Glenn Beck and Kyle Olson’s new book, “Conform,” is about Common Core specifically, the state of public education in America more generally, and how to improve our system going forward with a set of practical, market-based reforms. In Chapter 4, Glenn and Kyle address the notion that "teachers' unions put kids first."
Free market economist Milton Friedman decried the government education system in the 1950s, before it was easy to do.
He criticized the government monopoly on education, and specifically called for the decoupling of government funding of education from government administration of education. He was a supporter of public financing of a child’s education – because there is a clear societal benefit – but not its delivery mechanism. After all, a bureaucracy with little to no competition inevitably becomes inefficient and expensive, while its quality declines.
Noted economist Milton Friedman. (Image Source: Associated Press)
Friedman’s solution was school vouchers – a reform unheard of at the time. The parent could take the funds the state would devote to a child’s education and direct them to a school option of the parent’s choice. Employing market forces, all schools would compete for the opportunity to educate the child. The school’s focus would inevitably turn to teacher quality, academic excellence and pleasing the parents. Teachers would win, too: schools would want only the best and would be required – through market forces – to compensate them commensurately.
Friedman believed there was a just profit motive to education that would spur innovation and creativity, and thus, excellence.
Sadly, there was little momentum behind Friedman’s transformational reform.
Today, there are voucher programs in Indiana, Milwaukee, Washington, D.C., and elsewhere around the country. But it has been an uphill battle, and the school employee unions and other government school defenders have been successful in beating back other voucher program attempts.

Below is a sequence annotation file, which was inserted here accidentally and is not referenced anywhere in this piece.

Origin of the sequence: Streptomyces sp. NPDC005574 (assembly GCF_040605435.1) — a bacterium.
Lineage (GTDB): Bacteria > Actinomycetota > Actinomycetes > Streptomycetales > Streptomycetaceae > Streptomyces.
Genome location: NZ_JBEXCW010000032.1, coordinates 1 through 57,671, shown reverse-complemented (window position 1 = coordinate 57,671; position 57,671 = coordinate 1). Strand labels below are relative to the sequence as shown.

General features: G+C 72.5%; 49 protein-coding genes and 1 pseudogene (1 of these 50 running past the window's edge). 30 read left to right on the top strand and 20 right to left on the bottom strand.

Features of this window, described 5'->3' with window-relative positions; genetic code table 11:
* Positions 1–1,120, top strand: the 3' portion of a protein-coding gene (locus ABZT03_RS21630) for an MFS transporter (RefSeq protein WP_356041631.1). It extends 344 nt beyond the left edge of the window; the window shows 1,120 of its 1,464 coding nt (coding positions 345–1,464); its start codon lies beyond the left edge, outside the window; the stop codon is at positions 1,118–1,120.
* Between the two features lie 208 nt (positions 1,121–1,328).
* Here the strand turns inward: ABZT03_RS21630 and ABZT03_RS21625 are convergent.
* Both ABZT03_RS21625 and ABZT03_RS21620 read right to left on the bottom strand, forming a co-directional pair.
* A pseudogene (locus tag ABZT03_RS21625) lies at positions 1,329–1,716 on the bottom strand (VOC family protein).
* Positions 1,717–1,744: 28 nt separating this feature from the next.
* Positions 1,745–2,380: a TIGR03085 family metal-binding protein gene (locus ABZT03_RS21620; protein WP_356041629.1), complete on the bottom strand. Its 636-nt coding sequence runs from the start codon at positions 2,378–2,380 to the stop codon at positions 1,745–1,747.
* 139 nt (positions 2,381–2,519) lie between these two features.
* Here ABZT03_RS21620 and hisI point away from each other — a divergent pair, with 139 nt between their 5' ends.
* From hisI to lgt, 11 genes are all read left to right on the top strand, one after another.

Students in South Bend, Indiana, enter a Catholic school they attend using a state voucher. (AP)
While some are being stifled in their attempts to implement market reforms, others are pushing even beyond vouchers. Education Savings Accounts are the newest reform taking hold. ESAs operate like a health savings account. Funds would be deposited by the state each year and the parents could choose how to spend them, with some restrictions.
For example, a parent could pay tuition for a music class at a public school and a math class at a charter school, an on-line history course, a curriculum for homeschooling and tutoring for a student that needs specialized help.
It would turn the system on its head, but that’s not the point. The point is to meet the educational needs of and ensure a next generation of educated citizens.
The education system that 90% of American students live with is antiquated, stifles freedom and creativity, and worse, is actually harmful to many students.
We need to break the mold of simply sending our children to the school the government tells us to, and hoping for the best.
Common Core has unfortunately thrown a wrench in the gears of the private sector, which would drive innovation and excellence in education. And too often, I have seen conservative or libertarian critics of Common Core adopt the socialist line and attack the “privatization” of education. Sadly, they would prefer to prop up a government education system that is not serving thousands if not millions of students each year.
By embracing reforms like ESAs, we can empower parents, unleash competitive forces and allow the market to create better educational opportunities for all students.
Because after all, we believe in the individual, not the collective. We believe parents know what’s best for their children, not a faceless government school bureaucracy that is about more funding and preserving turf (and power) than the education of children. We believe that the education system should be run like Apple, not Amtrak.
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